Tiffany Du Mouchelle     Photo:  Jim Carmody

Tiffany Du Mouchelle     Photo:  Jim Carmody

Sino alla morte

Wednesday, May 7, 2014     7:00 p.m      CPMC Experimental Theater   UC San Diego

with additional performances May 9 and May 10, 2014  7:00 p.m.

Steven Lewis,  Guest Conductor    Susan Narucki, Director

kallisti    Tiffany Du Mouchelle, Bonnie Lander, Sara Perez, Tina Tallon, Alice Teyssier and Kirsten Wiest, sopranos

Sino alla morte , kallisti's fifth chamber opera  will be presented at the Experimental Theater of the Conrad Prebys Music Center on the UC San Diego campus. on  May 7, 9 and 10, 2014 at 7 p.m.   (See the San Diego U-T Preview Article, U-T Review of Opening Night,  and review by Arts Writer Charlene Baldridge.

A "constructed opera" the hour-long fully staged production juxtaposes music by two Italian composers: Barbara Strozzi (1619-1677) and Salvatore Sciarrino (1947-).  Although separated by hundreds of years, each has written vocal music of profound expressivity and intense beauty.  

Sciarrino's rarely performed vocal sextet "Le donne di Trachis" (1980) is the cornerstone of the evening.  Written for unaccompanied female voices, it draws inspiration from Sophocles' tragic The Women of Trachis.  

The central mystery of The Women of Trachis lies with Deianeira, the wife of Heracles.   Abandoned by her unfaithful husband, she turns to sorcery in desperation, presenting him with a robe whose lining is dyed with a potion that she believes will rekindle his love.  But Deianeria is deceived.  The robe brings only destruction, and leaves her with a doubly inflicted pain, that of her husband's infidelity coupled with his death, an unintended consequence of her anguish.

Alice Teyssier    Photo: Jim Carmody

Alice Teyssier    Photo: Jim Carmody

The music of Barbara Strozzi, which precedes and follows is drawn from two distinct periods in the composer's output.    The early works (drawn from Op.1 and Op. 3) are full of light and virtuosity; written for one to three solo voices, they extol the joys of love, youth and beauty. In addition, two extraordinary works for solo voice and continuo,  Lagrime and Sino alla morte, drawn from Strozzi's Op. 7, show the composer at the height of her maturity, with a rare combination of virtuosity and pathos that is rare in any age.  Sopranos Tiffany Du Mouchelle and Alice Teyssier will be the soloists in these two remarkable works, accompanied by harpsichord and continuo.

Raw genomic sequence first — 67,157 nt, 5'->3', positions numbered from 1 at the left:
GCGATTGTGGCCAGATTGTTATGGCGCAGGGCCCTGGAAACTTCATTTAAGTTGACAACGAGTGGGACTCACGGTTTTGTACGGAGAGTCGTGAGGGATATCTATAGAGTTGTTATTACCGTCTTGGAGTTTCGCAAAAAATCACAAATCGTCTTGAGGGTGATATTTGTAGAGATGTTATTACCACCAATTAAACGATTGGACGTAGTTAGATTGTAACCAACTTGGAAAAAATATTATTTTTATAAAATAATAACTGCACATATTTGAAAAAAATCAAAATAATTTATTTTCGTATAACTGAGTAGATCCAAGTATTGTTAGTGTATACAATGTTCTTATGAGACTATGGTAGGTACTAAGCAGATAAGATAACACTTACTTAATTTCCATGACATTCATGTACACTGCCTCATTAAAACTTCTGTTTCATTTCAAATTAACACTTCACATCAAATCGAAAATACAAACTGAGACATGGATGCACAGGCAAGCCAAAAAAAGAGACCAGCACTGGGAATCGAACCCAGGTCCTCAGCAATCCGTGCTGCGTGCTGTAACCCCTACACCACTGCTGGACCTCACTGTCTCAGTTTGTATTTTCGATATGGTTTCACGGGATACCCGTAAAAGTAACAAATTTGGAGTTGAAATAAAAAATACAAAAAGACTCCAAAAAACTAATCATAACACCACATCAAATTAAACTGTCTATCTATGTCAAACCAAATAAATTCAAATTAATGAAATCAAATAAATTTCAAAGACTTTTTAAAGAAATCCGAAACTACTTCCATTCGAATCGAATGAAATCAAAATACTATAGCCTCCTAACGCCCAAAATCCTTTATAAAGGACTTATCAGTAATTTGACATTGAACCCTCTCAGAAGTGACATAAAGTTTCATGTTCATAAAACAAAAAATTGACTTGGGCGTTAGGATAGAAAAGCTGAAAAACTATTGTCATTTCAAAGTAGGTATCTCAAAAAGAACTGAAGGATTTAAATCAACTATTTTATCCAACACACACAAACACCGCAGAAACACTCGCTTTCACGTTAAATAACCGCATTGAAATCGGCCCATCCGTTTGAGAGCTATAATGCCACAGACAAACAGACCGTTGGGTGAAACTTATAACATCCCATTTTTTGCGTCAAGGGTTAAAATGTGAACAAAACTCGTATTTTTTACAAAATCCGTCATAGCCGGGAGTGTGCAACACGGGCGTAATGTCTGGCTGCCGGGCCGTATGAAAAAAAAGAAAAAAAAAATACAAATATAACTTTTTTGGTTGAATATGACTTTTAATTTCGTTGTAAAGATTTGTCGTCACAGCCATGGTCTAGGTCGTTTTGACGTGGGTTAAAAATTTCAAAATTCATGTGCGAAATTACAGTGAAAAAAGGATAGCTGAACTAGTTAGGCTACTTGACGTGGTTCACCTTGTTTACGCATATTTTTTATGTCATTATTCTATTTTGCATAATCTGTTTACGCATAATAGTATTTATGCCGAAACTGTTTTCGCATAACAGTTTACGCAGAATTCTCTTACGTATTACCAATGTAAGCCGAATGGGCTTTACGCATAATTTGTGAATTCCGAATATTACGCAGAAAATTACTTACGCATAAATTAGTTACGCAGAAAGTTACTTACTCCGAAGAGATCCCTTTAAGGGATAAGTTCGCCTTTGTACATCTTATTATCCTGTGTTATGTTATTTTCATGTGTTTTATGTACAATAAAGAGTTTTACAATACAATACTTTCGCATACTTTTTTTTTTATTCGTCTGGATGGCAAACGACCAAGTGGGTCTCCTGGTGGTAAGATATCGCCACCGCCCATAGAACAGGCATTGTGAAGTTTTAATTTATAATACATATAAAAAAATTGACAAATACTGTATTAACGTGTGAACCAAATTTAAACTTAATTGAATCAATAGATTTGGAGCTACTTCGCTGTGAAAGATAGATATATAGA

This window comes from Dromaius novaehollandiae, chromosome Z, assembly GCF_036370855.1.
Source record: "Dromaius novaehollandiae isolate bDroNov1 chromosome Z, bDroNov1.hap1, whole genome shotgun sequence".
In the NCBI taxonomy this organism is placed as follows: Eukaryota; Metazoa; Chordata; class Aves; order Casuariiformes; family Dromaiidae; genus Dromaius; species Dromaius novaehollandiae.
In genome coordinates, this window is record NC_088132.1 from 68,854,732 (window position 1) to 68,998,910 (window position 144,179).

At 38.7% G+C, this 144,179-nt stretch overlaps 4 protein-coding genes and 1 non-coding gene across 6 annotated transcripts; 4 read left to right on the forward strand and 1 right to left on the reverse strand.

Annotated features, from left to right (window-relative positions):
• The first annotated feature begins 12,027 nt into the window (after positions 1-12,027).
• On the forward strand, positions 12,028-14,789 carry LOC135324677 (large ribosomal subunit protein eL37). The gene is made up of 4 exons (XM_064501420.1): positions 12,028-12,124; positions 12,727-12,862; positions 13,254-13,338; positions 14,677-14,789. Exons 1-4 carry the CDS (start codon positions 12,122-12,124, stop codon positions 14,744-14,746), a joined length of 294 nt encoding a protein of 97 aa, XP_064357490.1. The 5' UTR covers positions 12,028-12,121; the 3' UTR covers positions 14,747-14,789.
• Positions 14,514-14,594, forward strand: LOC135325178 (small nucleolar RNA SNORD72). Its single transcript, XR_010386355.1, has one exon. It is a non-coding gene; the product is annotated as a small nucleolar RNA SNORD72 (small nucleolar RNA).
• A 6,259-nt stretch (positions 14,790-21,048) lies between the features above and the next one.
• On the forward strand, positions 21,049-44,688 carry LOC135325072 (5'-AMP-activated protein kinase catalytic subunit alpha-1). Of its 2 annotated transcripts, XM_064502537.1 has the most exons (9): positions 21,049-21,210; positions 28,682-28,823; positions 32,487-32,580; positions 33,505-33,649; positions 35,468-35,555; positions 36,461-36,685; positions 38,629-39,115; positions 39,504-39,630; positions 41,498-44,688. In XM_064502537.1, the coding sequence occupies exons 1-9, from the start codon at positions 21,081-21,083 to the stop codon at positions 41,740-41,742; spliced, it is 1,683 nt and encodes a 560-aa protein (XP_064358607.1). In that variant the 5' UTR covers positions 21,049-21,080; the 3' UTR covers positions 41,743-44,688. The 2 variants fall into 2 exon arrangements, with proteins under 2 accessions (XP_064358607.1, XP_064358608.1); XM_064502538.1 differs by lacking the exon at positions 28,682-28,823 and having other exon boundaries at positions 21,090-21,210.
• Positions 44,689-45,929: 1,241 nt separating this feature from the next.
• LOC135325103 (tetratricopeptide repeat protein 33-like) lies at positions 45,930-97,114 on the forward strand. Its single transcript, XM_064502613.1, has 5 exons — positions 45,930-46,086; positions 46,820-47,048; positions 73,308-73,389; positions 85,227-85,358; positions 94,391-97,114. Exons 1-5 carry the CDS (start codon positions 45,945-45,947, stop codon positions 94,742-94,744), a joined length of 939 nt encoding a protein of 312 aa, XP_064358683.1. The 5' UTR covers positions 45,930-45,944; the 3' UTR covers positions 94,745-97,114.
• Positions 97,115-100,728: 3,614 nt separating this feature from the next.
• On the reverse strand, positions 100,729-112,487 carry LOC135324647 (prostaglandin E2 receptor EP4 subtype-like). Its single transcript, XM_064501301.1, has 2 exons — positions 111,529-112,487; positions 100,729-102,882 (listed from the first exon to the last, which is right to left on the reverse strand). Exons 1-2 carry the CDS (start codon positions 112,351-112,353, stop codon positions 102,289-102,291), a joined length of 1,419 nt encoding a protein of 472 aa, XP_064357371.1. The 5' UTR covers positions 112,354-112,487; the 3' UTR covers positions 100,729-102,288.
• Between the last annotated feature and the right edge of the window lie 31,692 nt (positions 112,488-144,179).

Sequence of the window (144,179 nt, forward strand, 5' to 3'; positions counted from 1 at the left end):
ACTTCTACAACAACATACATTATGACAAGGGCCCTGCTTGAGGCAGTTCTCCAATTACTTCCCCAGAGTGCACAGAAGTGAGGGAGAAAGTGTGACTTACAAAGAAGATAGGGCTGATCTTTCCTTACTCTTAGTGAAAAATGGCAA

Sino alla morte will delve into the complicated psychology of love and desire through exquisite vocal music of the Baroque and Modern eras.  Join us for an opportunity to hear the human voice in all its power and richness.    

kallisti  draws its singers from the graduate program in Contemporary Music Performance at UC San Diego and distinguished guest artists.  UCSD Professor of Music Susan Narucki directs the production, with guest music director Stephen Lewis.   


Music Department Box Office: 858-534-3448
Purchase Online
UC San Diego | Division of Arts & Humanites | Department of Music
Parking: Gilman Parking Garage, conveniently located across the street
from the Conrad Prebys Music Center.

Stephen Lewis (b. 1983) is a composer, pianist, and conductor originally from Western Massachusetts. Stephen has performed contemporary and classical music in solo and ensemble concerts at Miller Theater in New York, Severance Hall in Cleveland, the Walt Disney and Zipper Halls in Los Angeles, as well as at smaller venues throughout the United States. He has been commissioned by or written works for UC-San Diego's Palimpsest, the Diagenesis Duo, ensemble et cetera, Downbeat Means Attack, Trio Kobayashi, and a number of individuals. An outstanding collaborative pianist, Stephen is in demand as a professional accompanist and vocal coach. Stephen is currently a PhD candidate in Composition at UC-San Diego, where he studies with Rand Steiger. He also plans on earning his DMA in Contemporary Piano Performance, studying with Aleck Karis. Stephen is a graduate of the Oberlin Conservatory of Music, where he majored in both Composition and Piano Performance.

Department of Music,   University of California at San Diego